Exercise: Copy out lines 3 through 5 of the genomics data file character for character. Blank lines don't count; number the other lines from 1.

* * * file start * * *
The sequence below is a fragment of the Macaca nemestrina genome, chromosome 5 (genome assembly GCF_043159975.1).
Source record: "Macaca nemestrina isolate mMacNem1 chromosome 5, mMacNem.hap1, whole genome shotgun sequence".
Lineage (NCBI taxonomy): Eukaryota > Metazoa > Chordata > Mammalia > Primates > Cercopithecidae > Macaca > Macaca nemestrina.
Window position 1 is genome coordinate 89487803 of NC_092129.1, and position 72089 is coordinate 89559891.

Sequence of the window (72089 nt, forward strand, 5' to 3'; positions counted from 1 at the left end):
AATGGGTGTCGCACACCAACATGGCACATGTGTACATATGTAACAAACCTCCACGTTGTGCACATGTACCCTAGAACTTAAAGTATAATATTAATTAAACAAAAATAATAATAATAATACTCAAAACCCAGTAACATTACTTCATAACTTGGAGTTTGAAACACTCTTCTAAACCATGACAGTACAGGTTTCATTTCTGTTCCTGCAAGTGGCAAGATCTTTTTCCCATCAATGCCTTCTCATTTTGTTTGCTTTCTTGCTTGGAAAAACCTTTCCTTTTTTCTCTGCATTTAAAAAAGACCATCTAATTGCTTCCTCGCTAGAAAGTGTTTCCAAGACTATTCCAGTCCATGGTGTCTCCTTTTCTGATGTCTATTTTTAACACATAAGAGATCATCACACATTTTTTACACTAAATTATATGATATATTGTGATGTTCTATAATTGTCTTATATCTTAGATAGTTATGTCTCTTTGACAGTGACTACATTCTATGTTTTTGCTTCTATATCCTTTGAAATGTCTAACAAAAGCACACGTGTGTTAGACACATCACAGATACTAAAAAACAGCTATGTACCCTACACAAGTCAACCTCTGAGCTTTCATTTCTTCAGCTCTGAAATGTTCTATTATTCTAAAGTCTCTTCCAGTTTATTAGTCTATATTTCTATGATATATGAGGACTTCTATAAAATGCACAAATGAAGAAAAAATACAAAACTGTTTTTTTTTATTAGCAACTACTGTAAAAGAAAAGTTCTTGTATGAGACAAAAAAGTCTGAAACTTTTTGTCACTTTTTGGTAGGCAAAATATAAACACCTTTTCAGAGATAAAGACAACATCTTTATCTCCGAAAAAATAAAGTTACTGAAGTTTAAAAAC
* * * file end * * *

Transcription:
Lineage (NCBI taxonomy): Eukaryota > Metazoa > Chordata > Mammalia > Primates > Cercopithecidae > Macaca > Macaca nemestrina.
Window position 1 is genome coordinate 89487803 of NC_092129.1, and position 72089 is coordinate 89559891.

Sequence of the window (72089 nt, forward strand, 5' to 3'; positions counted from 1 at the left end):